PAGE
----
Conflicts of interest

None

References

  1. 1.
    Jemal A, Bray F, Center MM, Ferlay J, Ward E, Forman D. Global cancer statistics. CA Cancer J Clin. 2011;61:69–90.CrossRefPubMedGoogle Scholar
  2. 2.
    Zhao JJ, Pan K, Wang W, Chen JG, Wu YH, Lv L. The prognostic value of tumor-infiltrating neutrophils in gastric adenocarcinoma after resection. PLoS One. 2012;7:e33655.CrossRefPubMedPubMedCentralGoogle Scholar
  3. 3.
    Bertuccio P, Chatenoud L, Levi F, Praud D, Ferlay J, Negri E, et al. Recent patterns in gastric cancer: a global overview. Int J Cancer. 2009;125:666–73.CrossRefPubMedGoogle Scholar
  4. 4.
    Tan YK, Fielding JW. Early diagnosis of early gastric cancer. Eur J Gastroenterol Hepatol. 2006;18:821–9.CrossRefPubMedGoogle Scholar
  5. 5.
    Kaise M, Kimura R, Nomura K, Kuribayashi Y, Kikuchi D, Iizuka T et al.: Accuracy and concordance of endocytoscopic atypia for the diagnosis of gastric cancer. Endoscopy 2014Google Scholar
  6. 6.
    He CZ, Zhang KH, Li Q, Liu XH, Hong Y, Lv NH. Combined use of AFP, CEA, CA125 and CAL9-9 improves the sensitivity for the diagnosis of gastric cancer. BMC Gastroenterol. 2013;13:87.CrossRefPubMedPubMedCentralGoogle Scholar
  7. 7.
    Marrelli D, Pinto E, De Stefano A, Farnetani M, Garosi L, Roviello F. Clinical utility of CEA, CA 19-9, and CA 72-4 in the follow-up of patients with resectable gastric cancer. Am J Surg. 2001;181:16–9.CrossRefPubMedGoogle Scholar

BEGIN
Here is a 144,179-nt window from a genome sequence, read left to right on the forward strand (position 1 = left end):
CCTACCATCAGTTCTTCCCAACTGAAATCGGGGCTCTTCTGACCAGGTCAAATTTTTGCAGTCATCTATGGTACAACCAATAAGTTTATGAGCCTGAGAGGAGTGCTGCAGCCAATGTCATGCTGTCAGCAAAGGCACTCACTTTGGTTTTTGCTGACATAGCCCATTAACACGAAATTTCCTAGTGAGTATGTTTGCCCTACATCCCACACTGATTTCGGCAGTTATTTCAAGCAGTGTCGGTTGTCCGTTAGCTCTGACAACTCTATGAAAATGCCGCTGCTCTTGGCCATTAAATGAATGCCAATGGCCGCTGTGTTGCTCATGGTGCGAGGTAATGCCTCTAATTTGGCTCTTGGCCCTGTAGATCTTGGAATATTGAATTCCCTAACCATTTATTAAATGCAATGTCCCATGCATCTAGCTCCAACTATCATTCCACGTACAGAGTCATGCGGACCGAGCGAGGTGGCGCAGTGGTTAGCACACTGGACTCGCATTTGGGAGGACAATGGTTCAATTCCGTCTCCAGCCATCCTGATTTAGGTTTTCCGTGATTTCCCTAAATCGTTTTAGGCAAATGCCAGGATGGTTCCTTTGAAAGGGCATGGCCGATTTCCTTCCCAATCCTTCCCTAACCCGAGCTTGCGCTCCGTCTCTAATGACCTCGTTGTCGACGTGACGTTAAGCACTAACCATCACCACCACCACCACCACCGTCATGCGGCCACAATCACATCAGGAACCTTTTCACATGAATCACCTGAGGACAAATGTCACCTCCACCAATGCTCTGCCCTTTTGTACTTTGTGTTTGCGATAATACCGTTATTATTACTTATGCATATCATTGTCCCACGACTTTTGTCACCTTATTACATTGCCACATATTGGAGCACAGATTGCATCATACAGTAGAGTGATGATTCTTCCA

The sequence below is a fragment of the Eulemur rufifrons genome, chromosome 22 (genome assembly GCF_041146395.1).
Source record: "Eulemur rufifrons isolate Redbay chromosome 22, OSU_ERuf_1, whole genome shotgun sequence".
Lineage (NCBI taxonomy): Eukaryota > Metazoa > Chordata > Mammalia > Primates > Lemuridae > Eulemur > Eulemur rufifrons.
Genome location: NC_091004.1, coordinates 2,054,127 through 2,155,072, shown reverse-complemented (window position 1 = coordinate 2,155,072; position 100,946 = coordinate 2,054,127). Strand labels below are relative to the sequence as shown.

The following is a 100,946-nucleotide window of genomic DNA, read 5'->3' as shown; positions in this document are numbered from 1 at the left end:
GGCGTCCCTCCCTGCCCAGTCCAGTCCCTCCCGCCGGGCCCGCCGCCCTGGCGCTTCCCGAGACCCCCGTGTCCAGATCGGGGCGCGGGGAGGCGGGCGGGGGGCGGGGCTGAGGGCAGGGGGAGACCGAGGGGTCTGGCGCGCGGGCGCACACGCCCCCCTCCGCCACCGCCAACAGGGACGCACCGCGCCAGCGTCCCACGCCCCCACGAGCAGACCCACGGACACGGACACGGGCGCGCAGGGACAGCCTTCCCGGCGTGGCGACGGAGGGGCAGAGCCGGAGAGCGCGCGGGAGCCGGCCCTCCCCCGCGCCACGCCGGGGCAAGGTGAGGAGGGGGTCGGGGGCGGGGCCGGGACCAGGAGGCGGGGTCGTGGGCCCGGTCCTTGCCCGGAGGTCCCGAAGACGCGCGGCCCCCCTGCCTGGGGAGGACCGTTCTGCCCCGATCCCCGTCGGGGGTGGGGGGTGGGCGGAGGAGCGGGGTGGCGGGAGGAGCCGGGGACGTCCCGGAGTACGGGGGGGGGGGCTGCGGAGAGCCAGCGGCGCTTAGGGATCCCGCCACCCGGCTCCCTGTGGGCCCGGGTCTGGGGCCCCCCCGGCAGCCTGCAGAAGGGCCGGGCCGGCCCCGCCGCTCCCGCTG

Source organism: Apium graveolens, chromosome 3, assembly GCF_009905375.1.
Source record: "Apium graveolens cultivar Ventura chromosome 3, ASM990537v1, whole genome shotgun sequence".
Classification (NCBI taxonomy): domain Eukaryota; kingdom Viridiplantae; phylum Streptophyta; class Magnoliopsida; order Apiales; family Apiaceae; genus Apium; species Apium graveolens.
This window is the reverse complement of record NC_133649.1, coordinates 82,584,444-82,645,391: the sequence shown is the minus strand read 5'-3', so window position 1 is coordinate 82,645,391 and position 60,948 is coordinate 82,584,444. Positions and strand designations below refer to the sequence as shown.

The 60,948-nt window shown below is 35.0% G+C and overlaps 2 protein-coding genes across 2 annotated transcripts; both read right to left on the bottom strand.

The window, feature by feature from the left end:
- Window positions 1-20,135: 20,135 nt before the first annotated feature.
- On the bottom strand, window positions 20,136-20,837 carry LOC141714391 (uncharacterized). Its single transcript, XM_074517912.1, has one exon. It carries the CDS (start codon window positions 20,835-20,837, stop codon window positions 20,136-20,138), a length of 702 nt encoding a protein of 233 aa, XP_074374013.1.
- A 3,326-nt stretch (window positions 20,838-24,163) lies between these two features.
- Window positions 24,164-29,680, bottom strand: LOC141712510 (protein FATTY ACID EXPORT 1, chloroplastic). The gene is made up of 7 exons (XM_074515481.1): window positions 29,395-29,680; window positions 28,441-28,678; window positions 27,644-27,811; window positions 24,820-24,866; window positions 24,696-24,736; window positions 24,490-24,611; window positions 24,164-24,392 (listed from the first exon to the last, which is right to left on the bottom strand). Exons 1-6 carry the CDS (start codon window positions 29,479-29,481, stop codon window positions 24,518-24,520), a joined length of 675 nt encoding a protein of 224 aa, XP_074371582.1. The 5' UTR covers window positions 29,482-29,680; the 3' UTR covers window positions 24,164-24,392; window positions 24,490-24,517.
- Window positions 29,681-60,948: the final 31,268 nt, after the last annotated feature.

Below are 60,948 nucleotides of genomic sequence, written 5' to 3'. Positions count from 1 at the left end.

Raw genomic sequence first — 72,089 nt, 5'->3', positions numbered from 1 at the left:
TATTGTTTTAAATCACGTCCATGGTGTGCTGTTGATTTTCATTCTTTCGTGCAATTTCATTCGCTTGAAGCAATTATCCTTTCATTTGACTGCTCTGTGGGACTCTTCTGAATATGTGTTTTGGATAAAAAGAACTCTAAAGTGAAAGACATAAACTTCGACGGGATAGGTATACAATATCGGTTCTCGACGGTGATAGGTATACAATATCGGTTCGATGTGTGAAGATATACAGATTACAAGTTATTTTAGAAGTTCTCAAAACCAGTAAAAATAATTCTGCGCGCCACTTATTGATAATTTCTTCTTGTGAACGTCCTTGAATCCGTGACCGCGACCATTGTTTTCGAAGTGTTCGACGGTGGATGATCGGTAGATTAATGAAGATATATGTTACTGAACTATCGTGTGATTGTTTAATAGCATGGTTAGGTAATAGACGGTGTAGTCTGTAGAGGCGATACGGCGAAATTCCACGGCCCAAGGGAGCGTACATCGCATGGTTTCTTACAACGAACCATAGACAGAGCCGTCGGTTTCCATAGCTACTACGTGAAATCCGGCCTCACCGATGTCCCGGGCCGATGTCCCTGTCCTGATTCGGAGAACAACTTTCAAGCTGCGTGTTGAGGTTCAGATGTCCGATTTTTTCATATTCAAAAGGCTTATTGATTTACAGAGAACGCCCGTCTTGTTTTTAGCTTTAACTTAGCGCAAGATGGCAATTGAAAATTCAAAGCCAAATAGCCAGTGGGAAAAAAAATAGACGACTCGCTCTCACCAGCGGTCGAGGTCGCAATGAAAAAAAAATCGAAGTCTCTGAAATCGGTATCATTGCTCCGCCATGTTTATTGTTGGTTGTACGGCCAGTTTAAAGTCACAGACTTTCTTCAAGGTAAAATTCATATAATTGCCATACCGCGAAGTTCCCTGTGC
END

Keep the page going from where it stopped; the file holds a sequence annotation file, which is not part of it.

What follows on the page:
8. 8.
    Zhu YB, Ge SH, Zhang LH, Wang XH, Xing XF, Du H, et al. Clinical value of serum CEA, CA19-9, CA72-4 and CA242 in the diagnosis and prognosis of gastric cancer. J Gastrointestinal Surg. 2012;15:161–4.Google Scholar
  9. 9.
    Bartel DP. MicroRNAs: genomics, biogenesis, mechanism, and function. Cell. 2004;116:281–97.CrossRefPubMedGoogle Scholar
  10. 10.
    Sassen S, Miska EA, Caldas C. MicroRNA: implications for cancer. Virchows Arch. 2008;452:1–10.CrossRefPubMedGoogle Scholar
  11. 11.
    Zhu C, Ren C, Han J, Ding Y, Du J, Dai N, et al. A five-microRNA panel in plasma was identified as potential biomarker for early detection of gastric cancer. Br J Cancer. 2014;110(9):2291–9.CrossRefPubMedPubMedCentralGoogle Scholar
  12. 12.
    Su ZX, Zhao J, Rong ZH, Wu YG, Geng WM, Qin CK. Diagnostic and prognostic value of circulating miR-18a in the plasma of patients with gastric cancer. Tumour Biol. 2014;35(12):12119–25.CrossRefPubMedGoogle Scholar
  13. 13.
    Kamangar F, Dores GM, Anderson WF. Patterns of cancer incidence, mortality, and prevalence across five continents: defining priorities to reduce cancer disparities in different geographic regions of the world. J Clin Oncol. 2006;24:2137–50.CrossRefPubMedGoogle Scholar
  14. 14.
    Kim DY, Joo JK, Ryu SY, Kim YJ, Kim SK. Factors related to lymph node metastasis and surgical strategy used to treat early gastric carcinoma. World J Gastroenterol. 2004;10:737–40.CrossRefPubMedPubMedCentralGoogle Scholar